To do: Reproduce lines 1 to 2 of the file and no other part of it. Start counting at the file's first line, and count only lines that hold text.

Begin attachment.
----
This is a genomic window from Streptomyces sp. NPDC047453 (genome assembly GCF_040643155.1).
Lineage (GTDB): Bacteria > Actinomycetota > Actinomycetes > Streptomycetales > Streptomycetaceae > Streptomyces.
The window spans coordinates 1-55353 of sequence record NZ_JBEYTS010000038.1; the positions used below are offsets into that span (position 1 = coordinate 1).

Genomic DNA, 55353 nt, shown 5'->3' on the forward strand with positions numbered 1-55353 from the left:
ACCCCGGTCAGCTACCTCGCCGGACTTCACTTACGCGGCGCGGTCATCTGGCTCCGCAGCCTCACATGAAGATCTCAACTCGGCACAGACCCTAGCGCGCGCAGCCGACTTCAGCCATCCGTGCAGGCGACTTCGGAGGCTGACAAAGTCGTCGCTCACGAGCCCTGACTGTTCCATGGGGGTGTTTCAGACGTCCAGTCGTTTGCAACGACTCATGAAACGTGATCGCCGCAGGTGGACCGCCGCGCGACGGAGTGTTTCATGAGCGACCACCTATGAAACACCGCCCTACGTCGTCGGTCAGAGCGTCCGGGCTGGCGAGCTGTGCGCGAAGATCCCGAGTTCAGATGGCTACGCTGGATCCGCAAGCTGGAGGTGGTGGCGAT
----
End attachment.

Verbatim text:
This is a genomic window from Streptomyces sp. NPDC047453 (genome assembly GCF_040643155.1).
Lineage (GTDB): Bacteria > Actinomycetota > Actinomycetes > Streptomycetales > Streptomycetaceae > Streptomyces.